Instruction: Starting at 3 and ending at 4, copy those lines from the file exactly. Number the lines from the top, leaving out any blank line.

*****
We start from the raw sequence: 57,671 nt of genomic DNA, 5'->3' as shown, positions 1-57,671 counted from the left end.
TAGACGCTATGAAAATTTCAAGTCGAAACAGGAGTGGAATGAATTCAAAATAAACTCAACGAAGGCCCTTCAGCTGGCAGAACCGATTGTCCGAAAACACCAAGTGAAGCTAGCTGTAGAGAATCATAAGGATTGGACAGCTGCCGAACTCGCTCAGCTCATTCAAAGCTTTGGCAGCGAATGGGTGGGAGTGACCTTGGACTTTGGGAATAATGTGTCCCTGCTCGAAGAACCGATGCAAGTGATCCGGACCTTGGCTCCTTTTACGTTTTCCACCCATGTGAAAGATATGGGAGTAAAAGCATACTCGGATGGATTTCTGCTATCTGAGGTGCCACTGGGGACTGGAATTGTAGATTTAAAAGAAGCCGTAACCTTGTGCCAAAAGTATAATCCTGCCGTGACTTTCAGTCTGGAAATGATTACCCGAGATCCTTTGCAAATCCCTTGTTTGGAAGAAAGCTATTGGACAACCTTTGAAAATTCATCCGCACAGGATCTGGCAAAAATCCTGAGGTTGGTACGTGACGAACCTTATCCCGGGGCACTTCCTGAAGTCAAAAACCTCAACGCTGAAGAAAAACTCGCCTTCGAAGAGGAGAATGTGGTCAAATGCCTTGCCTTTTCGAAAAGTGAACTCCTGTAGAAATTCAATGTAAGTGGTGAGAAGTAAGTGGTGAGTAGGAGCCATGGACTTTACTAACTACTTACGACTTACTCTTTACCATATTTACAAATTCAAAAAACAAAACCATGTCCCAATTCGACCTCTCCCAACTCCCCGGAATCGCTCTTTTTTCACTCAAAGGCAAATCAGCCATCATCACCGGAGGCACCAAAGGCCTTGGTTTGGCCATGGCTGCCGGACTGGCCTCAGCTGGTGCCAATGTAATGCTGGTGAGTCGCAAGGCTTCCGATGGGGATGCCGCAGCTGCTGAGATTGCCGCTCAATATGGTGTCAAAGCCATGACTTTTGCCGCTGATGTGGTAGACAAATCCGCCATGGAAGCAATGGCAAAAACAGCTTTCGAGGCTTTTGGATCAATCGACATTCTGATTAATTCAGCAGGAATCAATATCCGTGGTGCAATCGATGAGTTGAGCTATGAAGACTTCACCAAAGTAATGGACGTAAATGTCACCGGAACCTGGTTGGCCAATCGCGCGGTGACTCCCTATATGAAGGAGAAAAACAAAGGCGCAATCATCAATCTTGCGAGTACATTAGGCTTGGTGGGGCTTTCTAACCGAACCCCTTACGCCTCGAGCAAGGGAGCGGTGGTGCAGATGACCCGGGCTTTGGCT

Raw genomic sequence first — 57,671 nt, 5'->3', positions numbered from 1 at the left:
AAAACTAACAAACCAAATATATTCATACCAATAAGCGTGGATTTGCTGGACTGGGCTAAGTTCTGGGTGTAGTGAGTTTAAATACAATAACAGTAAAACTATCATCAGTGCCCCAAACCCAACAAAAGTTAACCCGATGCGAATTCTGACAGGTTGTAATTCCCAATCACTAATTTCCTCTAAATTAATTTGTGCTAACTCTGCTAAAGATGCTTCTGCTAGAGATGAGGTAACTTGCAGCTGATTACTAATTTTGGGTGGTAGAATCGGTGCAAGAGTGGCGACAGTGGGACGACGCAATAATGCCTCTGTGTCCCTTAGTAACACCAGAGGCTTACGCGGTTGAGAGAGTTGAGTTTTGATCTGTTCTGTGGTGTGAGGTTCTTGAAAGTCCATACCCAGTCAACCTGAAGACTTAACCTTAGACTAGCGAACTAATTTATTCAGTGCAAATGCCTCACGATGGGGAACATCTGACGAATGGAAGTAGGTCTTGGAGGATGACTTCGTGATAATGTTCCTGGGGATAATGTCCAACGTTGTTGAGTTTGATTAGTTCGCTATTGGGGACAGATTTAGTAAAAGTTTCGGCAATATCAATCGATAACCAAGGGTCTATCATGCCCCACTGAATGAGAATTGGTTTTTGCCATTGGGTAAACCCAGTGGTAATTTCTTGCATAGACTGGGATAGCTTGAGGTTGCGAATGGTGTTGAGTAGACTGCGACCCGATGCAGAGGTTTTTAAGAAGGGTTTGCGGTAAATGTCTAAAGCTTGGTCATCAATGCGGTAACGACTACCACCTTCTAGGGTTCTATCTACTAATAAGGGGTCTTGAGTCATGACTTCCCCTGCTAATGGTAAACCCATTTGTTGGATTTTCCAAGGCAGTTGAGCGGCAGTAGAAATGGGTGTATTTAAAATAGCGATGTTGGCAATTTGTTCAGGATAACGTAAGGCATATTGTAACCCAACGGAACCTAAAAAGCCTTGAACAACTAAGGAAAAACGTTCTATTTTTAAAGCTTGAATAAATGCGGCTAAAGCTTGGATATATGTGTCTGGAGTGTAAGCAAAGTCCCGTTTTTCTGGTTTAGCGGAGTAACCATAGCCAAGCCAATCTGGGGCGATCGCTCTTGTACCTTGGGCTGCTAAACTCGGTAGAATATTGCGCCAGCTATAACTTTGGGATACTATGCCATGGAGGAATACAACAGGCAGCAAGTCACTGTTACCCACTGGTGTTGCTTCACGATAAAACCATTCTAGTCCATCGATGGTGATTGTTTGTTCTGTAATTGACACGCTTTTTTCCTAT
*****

Raw genomic sequence first — 57,671 nt, 5'->3', positions numbered from 1 at the left:
AAAACTAACAAACCAAATATATTCATACCAATAAGCGTGGATTTGCTGGACTGGGCTAAGTTCTGGGTGTAGTGAGTTTAAATACAATAACAGTAAAACTATCATCAGTGCCCCAAACCCAACAAAAGTTAACCCGATGCGAATTCTGACAGGTTGTAATTCCCAATCACTAATTTCCTCTAAATTAATTTGTGCTAACTCTGCTAAAGATGCTTCTGCTAGAGATGAGGTAACTTGCAGCTGATTACTAATTTTGGGTGGTAGAATCGGTGCAAGAGTGGCGACAGTGGGACGACGCAATAATGCCTCTGTGTCCCTTAGTAACACCAGAGGCTTACGCGGTTGAGAGAGTTGAGTTTTGATCTGTTCTGTGGTGTGAGGTTCTTGAAAGTCCATACCCAGTCAACCTGAAGACTTAACCTTAGACTAGCGAACTAATTTATTCAGTGCAAATGCCTCACGATGGGGAACATCTGACGAATGGAAGTAGGTCTTGGAGGATGACTTCGTGATAATGTTCCTGGGGATAATGTCCAACGTTGTTGAGTTTGATTAGTTCGCTATTGGGGACAGATTTAGTAAAAGTTTCGGCAATATCAATCGATAACCAAGGGTCTATCATGCCCCACTGAATGAGAATTGGTTTTTGCCATTGGGTAAACCCAGTGGTAATTTCTTGCATAGACTGGGATAGCTTGAGGTTGCGAATGGTGTTGAGTAGACTGCGACCCGATGCAGAGGTTTTTAAGAAGGGTTTGCGGTAAATGTCTAAAGCTTGGTCATCAATGCGGTAACGACTACCACCTTCTAGGGTTCTATCTACTAATAAGGGGTCTTGAGTCATGACTTCCCCTGCTAATGGTAAACCCATTTGTTGGATTTTCCAAGGCAGTTGAGCGGCAGTAGAAATGGGTGTATTTAAAATAGCGATGTTGGCAATTTGTTCAGGATAACGTAAGGCATATTGTAACCCAACGGAACCTAAAAAGCCTTGAACAACTAAGGAAAAACGTTCTATTTTTAAAGCTTGAATAAATGCGGCTAAAGCTTGGATATATGTGTCTGGAGTGTAAGCAAAGTCCCGTTTTTCTGGTTTAGCGGAGTAACCATAGCCAAGCCAATCTGGGGCGATCGCTCTTGTACCTTGGGCTGCTAAACTCGGTAGAATATTGCGCCAGCTATAACTTTGGGATACTATGCCATGGAGGAATACAACAGGCAGCAAGTCACTGTTACCCACTGGTGTTGCTTCACGATAAAACCATTCTAGTCCATCGATGGTGATTGTTTGTTCTGTAATTGACACGCTTTTTTCCTAT